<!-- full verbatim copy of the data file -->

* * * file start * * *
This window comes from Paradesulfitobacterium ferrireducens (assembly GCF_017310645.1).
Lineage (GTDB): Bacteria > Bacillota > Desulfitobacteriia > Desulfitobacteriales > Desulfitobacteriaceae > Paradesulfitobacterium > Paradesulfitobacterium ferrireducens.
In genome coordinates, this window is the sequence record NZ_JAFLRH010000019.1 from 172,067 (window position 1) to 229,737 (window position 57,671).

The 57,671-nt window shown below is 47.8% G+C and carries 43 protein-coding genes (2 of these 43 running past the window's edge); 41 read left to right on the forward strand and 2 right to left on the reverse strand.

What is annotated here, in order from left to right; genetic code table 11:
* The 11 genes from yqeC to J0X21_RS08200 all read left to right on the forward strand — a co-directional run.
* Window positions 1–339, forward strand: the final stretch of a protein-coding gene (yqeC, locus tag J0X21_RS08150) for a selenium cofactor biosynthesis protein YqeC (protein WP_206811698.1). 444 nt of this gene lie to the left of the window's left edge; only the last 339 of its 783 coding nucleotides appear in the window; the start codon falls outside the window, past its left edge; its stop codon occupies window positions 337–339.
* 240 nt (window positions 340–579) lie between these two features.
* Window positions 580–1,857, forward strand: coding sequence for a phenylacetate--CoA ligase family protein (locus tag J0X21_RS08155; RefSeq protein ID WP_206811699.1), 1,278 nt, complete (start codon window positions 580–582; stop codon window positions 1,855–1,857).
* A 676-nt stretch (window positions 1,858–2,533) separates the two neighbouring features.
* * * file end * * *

This window comes from Paradesulfitobacterium ferrireducens (assembly GCF_017310645.1).
Lineage (GTDB): Bacteria > Bacillota > Desulfitobacteriia > Desulfitobacteriales > Desulfitobacteriaceae > Paradesulfitobacterium > Paradesulfitobacterium ferrireducens.
In genome coordinates, this window is the sequence record NZ_JAFLRH010000019.1 from 172,067 (window position 1) to 229,737 (window position 57,671).

The 57,671-nt window shown below is 47.8% G+C and carries 43 protein-coding genes (2 of these 43 running past the window's edge); 41 read left to right on the forward strand and 2 right to left on the reverse strand.

What is annotated here, in order from left to right; genetic code table 11:
* The 11 genes from yqeC to J0X21_RS08200 all read left to right on the forward strand — a co-directional run.
* Window positions 1–339, forward strand: the final stretch of a protein-coding gene (yqeC, locus tag J0X21_RS08150) for a selenium cofactor biosynthesis protein YqeC (protein WP_206811698.1). 444 nt of this gene lie to the left of the window's left edge; only the last 339 of its 783 coding nucleotides appear in the window; the start codon falls outside the window, past its left edge; its stop codon occupies window positions 337–339.
* 240 nt (window positions 340–579) lie between these two features.
* Window positions 580–1,857, forward strand: coding sequence for a phenylacetate--CoA ligase family protein (locus tag J0X21_RS08155; RefSeq protein ID WP_206811699.1), 1,278 nt, complete (start codon window positions 580–582; stop codon window positions 1,855–1,857).
* A 676-nt stretch (window positions 1,858–2,533) separates the two neighbouring features.